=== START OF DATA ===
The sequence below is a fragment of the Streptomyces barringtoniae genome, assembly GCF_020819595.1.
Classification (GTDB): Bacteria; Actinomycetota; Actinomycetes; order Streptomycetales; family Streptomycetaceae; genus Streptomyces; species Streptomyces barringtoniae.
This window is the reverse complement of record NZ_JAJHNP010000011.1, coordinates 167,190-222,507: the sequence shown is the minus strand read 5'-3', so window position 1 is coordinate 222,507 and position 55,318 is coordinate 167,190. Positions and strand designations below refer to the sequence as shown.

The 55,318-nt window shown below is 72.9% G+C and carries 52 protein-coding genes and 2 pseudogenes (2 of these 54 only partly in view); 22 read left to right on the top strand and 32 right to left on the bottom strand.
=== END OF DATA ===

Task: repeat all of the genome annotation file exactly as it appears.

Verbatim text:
The sequence below is a fragment of the Streptomyces barringtoniae genome, assembly GCF_020819595.1.
Classification (GTDB): Bacteria; Actinomycetota; Actinomycetes; order Streptomycetales; family Streptomycetaceae; genus Streptomyces; species Streptomyces barringtoniae.
This window is the reverse complement of record NZ_JAJHNP010000011.1, coordinates 167,190-222,507: the sequence shown is the minus strand read 5'-3', so window position 1 is coordinate 222,507 and position 55,318 is coordinate 167,190. Positions and strand designations below refer to the sequence as shown.

The 55,318-nt window shown below is 72.9% G+C and carries 52 protein-coding genes and 2 pseudogenes (2 of these 54 only partly in view); 22 read left to right on the top strand and 32 right to left on the bottom strand.